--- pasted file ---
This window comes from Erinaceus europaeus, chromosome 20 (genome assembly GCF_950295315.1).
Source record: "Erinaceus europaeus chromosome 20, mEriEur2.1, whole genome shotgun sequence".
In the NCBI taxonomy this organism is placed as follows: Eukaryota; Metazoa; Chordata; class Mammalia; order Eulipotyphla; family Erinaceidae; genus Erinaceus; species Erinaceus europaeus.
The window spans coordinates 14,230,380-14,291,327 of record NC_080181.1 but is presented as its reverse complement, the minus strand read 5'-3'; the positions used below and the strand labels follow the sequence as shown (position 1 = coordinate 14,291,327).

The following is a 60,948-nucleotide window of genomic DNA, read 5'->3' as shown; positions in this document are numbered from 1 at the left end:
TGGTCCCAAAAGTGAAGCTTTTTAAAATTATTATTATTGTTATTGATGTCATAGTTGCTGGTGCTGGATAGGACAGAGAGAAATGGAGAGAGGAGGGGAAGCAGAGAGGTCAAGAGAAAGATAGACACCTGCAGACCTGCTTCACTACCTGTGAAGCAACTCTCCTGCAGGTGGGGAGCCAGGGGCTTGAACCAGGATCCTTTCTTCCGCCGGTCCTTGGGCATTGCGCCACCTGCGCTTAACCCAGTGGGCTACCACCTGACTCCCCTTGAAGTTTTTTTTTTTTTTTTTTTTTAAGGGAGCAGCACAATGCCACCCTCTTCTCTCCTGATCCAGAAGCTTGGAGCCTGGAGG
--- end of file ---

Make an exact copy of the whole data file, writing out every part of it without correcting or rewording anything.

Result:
This window comes from Erinaceus europaeus, chromosome 20 (genome assembly GCF_950295315.1).
Source record: "Erinaceus europaeus chromosome 20, mEriEur2.1, whole genome shotgun sequence".
In the NCBI taxonomy this organism is placed as follows: Eukaryota; Metazoa; Chordata; class Mammalia; order Eulipotyphla; family Erinaceidae; genus Erinaceus; species Erinaceus europaeus.
The window spans coordinates 14,230,380-14,291,327 of record NC_080181.1 but is presented as its reverse complement, the minus strand read 5'-3'; the positions used below and the strand labels follow the sequence as shown (position 1 = coordinate 14,291,327).

The following is a 60,948-nucleotide window of genomic DNA, read 5'->3' as shown; positions in this document are numbered from 1 at the left end:
TGGTCCCAAAAGTGAAGCTTTTTAAAATTATTATTATTGTTATTGATGTCATAGTTGCTGGTGCTGGATAGGACAGAGAGAAATGGAGAGAGGAGGGGAAGCAGAGAGGTCAAGAGAAAGATAGACACCTGCAGACCTGCTTCACTACCTGTGAAGCAACTCTCCTGCAGGTGGGGAGCCAGGGGCTTGAACCAGGATCCTTTCTTCCGCCGGTCCTTGGGCATTGCGCCACCTGCGCTTAACCCAGTGGGCTACCACCTGACTCCCCTTGAAGTTTTTTTTTTTTTTTTTTTTTAAGGGAGCAGCACAATGCCACCCTCTTCTCTCCTGATCCAGAAGCTTGGAGCCTGGAGG